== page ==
Munn, Charles Clark. The Heart of Uncle Terry. Boston: Lothrop, Lee and Separd Co., 1915. 8vo; red cloth cover abraded heavily on spine, pages beginning to separate from front hinge inside; light ink stains on outsider of pages; signed in pencil, "Ernest Hemingway July 21 1915." This book has been inscribed on Hemingway's 16th birthday (and hence is likely a gift).
Plumeta, Leonce Andre. La Tauromachie Modern Modern Bullfighting. Nimes: Imprimerie Regionale, 1913. 8vo; paper cover heavily foxed and dog-eared, spine missing, interior also foxed; inscribed in pencil, "Ernest Hemingway," with additional pencil scribblings (mainly calculations) on the back cover. This is one item in Hemingway's expansive collection of information on bullfighting. In his classic work on the subject, Death in the Afternoon, he lists 2,077 consulted sources.
Stevenson, Robert Louis. Treasure Island Arranged for Young Readers. New York: Gilbert H. McKibbin; 8vo; red cloth cover heavily degraded, spine missing, light stains on interior text; signed in pencil, "Leicester Hemingway," presumably by Hemingway's younger brother, then "Ernest Miller Hemingway Christmas 1911," in pen. As Leicester was born in 1915, Hemingway's Christmas present was likely bequeathed to or stolen by Leicester after originally coming into Hemingway's possession in 1911.

Books Inscribed to or From Hemingway
Brackett, Charles. American Colony. New York: Horace Liveright, 1929; 8vo; tan cover heavily
abraded in front and back with cloth over spine entirely gone, light to medium foxing throughout; inscribed in ink, "Just a lesson in tenderness for E. Hemingway from C. Brackett September 11th."
Carruth, Hayden. Track's End. New York: Harper & Brothers, 1911. 8vo; blue cloth; heavy
abrasion to cover, though image and title are clearly visible; inscribed in pencil "Ernest
Hemingway Oak Park Ill Illinois" in Hemingway's mother's hand, inscribed below also in pencil in a different hand "Ernest from Marc Xmas 1914."
Carlos Baker's Ernest Hemingway Selected Letters 1917-1961 cites the abbreviated "Marc" as referring to Hemingway's older sister, Marcelline Hemingway.
Connor, Ralph. The Prospector. New York: Grosset & Dunlop, 1904. 8vo; spine abraded, ink
spots on outside edge of pages (though not present on inside text); light foxing and occasional transparent stains throughout; inscribed, "Ernest Hemingway, Xmas 1912 at Labion, Ill. From the Hines Cousins."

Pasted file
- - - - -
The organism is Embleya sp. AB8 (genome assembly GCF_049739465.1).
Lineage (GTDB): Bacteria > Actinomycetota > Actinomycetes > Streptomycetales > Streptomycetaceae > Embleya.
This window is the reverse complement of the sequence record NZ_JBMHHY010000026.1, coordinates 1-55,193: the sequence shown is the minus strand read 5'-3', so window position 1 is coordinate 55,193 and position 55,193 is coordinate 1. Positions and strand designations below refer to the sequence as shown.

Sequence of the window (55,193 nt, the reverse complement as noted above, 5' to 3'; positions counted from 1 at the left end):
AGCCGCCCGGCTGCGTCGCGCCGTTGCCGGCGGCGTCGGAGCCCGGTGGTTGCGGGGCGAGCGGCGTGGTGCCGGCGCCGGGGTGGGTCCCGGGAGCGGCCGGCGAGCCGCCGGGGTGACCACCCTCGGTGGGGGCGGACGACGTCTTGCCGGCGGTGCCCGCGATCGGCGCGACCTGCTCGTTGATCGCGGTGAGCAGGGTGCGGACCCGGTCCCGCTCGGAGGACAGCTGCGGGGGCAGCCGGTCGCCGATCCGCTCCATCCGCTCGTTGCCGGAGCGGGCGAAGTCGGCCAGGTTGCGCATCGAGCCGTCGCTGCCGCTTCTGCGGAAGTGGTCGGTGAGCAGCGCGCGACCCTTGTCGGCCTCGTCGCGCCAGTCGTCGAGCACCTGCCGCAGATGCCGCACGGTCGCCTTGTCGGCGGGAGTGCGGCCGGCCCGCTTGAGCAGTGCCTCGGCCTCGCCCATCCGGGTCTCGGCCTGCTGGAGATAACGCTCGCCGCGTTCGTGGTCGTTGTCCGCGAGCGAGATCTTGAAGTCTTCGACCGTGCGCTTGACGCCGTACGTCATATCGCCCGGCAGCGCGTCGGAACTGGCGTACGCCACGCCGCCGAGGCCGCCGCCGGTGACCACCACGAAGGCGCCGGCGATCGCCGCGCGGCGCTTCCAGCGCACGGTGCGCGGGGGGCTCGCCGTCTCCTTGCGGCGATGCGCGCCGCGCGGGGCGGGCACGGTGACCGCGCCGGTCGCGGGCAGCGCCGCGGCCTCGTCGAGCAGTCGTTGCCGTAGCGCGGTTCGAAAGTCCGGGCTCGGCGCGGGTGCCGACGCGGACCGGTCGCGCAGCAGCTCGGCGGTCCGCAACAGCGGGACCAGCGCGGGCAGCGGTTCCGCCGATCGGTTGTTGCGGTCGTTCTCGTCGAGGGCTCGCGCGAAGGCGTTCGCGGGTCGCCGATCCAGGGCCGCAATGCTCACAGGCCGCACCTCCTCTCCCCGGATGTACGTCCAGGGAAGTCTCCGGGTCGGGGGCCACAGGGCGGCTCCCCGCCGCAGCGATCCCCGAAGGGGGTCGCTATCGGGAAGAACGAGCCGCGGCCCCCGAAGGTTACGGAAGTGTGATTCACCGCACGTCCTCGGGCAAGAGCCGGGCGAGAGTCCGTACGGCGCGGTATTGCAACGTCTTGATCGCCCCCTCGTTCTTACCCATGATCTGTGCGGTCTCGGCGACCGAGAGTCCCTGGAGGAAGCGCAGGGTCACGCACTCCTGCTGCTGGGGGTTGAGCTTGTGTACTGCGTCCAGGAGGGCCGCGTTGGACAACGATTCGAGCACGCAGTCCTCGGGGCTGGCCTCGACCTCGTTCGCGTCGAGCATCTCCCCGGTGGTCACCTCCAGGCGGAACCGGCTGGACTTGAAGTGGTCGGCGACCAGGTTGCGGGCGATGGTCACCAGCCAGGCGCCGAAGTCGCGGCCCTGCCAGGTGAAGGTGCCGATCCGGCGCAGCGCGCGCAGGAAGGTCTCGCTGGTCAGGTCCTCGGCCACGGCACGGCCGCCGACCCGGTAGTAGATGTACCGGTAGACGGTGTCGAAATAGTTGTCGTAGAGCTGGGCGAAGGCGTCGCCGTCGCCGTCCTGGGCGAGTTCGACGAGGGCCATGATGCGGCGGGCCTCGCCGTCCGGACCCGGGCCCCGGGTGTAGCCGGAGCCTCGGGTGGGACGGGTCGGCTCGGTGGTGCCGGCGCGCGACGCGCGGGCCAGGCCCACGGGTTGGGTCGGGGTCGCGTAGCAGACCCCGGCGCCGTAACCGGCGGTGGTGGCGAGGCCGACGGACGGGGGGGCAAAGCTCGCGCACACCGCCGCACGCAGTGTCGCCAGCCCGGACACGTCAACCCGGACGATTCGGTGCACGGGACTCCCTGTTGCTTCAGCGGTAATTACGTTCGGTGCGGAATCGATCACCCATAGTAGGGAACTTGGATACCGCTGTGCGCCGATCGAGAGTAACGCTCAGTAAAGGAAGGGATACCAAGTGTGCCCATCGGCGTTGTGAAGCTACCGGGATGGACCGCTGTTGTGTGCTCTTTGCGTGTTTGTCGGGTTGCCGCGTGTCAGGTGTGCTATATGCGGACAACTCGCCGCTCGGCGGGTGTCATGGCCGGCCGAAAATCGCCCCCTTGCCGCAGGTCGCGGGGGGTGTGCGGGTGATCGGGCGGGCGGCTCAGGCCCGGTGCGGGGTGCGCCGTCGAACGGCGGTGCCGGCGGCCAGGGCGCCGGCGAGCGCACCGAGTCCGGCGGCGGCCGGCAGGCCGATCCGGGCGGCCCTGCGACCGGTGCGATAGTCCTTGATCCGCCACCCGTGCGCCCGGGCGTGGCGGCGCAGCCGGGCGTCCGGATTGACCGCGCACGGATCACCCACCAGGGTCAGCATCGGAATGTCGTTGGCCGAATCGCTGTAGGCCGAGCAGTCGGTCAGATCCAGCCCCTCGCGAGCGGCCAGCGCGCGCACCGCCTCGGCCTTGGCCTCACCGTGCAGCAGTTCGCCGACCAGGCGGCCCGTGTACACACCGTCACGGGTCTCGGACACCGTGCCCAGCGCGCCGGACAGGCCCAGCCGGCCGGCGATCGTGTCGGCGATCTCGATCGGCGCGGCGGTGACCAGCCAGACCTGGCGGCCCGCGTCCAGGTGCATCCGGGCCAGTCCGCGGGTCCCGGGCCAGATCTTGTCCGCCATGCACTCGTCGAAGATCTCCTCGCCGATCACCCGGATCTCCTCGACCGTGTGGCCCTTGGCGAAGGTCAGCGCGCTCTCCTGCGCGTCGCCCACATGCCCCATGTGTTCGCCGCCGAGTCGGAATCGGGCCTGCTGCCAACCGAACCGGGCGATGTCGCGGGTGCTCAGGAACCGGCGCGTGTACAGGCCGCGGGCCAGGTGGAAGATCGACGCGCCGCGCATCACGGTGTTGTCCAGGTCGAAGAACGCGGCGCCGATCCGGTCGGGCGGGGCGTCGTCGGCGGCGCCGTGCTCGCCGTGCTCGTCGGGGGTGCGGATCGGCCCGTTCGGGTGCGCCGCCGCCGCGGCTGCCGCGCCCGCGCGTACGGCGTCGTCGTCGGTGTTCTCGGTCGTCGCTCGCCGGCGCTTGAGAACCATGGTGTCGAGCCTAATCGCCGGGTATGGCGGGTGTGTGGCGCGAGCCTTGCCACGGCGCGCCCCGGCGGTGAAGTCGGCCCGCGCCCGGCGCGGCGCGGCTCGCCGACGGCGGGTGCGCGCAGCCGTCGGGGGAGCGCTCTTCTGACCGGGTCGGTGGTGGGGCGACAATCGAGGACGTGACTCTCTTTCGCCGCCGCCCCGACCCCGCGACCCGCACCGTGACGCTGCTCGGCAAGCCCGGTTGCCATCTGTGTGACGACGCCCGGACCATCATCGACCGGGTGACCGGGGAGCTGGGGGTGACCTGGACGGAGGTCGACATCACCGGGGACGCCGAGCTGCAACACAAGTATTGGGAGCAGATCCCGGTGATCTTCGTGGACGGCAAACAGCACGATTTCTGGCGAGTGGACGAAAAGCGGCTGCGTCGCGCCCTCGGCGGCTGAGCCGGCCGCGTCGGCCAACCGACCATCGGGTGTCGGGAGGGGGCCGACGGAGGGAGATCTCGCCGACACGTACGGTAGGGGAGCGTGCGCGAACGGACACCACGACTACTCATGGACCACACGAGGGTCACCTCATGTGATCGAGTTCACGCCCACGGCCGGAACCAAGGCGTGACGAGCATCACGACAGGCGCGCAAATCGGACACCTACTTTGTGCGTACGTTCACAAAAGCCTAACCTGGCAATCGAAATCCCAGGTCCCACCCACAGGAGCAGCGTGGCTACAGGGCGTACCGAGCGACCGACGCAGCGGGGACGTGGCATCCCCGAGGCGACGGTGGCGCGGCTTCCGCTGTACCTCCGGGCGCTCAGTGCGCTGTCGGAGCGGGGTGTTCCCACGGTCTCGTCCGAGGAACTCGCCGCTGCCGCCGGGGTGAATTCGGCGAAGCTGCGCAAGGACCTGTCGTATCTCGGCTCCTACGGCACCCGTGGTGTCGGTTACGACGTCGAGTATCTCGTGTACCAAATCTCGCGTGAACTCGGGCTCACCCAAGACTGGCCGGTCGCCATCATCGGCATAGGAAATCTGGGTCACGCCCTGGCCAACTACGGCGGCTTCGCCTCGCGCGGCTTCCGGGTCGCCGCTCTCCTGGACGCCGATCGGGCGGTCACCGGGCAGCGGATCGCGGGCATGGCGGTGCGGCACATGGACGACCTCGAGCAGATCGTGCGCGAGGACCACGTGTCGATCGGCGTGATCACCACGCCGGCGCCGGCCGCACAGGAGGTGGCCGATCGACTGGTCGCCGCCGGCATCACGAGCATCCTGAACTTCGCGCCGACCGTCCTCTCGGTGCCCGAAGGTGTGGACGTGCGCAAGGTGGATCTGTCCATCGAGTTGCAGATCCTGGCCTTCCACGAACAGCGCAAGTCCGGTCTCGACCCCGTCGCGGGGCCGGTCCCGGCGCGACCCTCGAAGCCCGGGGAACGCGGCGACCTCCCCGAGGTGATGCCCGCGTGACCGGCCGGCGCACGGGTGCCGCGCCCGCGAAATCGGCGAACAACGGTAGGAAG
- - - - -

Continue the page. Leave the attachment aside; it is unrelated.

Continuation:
Dodge, Mary Mapes. Hans Brinker of The Silver Skates. New York: Scribner's Sons, 1907. 8vo;
light damage to cloth cover, pages lightly fox, back cover detached from spine but holding; inscribed in ink, "For Ernest Miller Hemingway with love from his mother on his ninth birthday anniversary July 21st 1908 Windemere Walloon Lake Mich." The inscribed location, Windemere, refers to the Hemingway family cottage built on Walloon Lake in 1899.
Girbal, F. Hernandez. Una vida triunfal: Julian Gayarre biografia novelesca. Madrid: Talleres
Tipograficos Velasco, 1931; 8vo; paper cover worn around edges, spine peeling, endpapers moderately foxed; inscribed "with affection" by the author in Spanish, "Ernest Hemingway journalist, writer, a good friend of everything Spanish. Madrid October 1937."
Hancock, H. Irving. The Motor Club of Kennebec or the Secret of Smugglers' Island.
Philadelphia: Henry Attemus Co., 1909; Inscribed "Merry Christmas to Ernest from Harold" in ink.
"Harold" is presumably Harold Sampson, childhood companion of Hemingway in Oak Park, who often accompanied Hemingway to Walloon Lake for activities like hunting and swimming. Sampson offered a model of emulation for the more withdrawn and inarticulate childhood Hemingway, being quicker, and more verbose.
Hemingway, Ernest. The Fifth Column and the First Forty-Nine Stories. New York: Charles
Scribner's Sons, 1938. 8vo; very light dampstains on cover, medium foxing inside covers on both sides and first few pages of the book; inscribed "yours very truly Ernest Hemingway" on recto of first page.
Henty, G.A. True to the Old Flag: A Tale of the American War of Independence. New York: A.L
Burt. 8vo; light foxing to pages, light dampstains on cover; holographic marking on endpaper reads, "Many happy returns of July 21st to Ernest from 'Boofie,'" dated also 1909.